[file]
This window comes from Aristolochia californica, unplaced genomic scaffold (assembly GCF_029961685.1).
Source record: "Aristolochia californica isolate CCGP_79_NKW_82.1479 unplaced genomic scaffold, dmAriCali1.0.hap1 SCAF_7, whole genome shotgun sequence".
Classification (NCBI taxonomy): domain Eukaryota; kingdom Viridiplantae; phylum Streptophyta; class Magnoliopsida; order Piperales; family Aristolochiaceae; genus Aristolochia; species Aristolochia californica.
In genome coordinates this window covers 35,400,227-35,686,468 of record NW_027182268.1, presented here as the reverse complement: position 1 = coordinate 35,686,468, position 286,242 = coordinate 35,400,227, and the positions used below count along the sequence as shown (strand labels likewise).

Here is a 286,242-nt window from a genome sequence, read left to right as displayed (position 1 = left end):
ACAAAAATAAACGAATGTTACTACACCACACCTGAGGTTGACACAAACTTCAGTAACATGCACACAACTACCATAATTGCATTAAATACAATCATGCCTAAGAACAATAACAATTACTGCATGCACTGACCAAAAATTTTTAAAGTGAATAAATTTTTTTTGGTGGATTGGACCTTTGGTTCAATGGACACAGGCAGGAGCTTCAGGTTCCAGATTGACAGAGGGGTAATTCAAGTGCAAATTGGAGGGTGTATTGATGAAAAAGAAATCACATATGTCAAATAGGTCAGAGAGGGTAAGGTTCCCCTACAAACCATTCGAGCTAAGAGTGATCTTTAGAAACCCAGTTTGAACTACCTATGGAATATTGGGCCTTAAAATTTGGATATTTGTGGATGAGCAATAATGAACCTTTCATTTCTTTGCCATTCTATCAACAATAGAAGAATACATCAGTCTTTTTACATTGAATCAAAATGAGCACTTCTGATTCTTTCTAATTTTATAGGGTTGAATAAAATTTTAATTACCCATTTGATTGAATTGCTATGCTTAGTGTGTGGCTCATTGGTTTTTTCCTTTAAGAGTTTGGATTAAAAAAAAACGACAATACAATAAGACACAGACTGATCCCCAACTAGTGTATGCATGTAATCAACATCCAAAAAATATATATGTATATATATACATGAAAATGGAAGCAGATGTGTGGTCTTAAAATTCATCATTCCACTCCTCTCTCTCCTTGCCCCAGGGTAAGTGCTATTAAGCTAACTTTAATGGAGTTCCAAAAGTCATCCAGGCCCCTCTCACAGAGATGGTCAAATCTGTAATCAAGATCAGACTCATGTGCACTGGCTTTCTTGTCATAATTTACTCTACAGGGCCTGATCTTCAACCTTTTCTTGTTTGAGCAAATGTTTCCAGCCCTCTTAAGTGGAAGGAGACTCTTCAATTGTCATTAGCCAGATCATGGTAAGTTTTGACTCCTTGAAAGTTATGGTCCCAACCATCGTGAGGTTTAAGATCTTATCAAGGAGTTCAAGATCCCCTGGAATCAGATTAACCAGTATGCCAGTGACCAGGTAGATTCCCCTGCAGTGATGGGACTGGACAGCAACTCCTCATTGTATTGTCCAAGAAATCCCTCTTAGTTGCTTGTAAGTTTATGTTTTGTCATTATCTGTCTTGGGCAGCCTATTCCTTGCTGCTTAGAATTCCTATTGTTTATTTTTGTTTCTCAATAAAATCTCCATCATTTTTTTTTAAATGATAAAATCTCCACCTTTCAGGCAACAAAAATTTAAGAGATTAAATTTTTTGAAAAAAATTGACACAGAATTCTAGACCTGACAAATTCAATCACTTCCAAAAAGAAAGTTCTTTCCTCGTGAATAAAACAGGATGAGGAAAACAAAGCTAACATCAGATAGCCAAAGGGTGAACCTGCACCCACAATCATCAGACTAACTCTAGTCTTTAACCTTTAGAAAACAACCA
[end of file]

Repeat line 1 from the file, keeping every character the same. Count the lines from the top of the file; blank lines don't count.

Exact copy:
This window comes from Aristolochia californica, unplaced genomic scaffold (assembly GCF_029961685.1).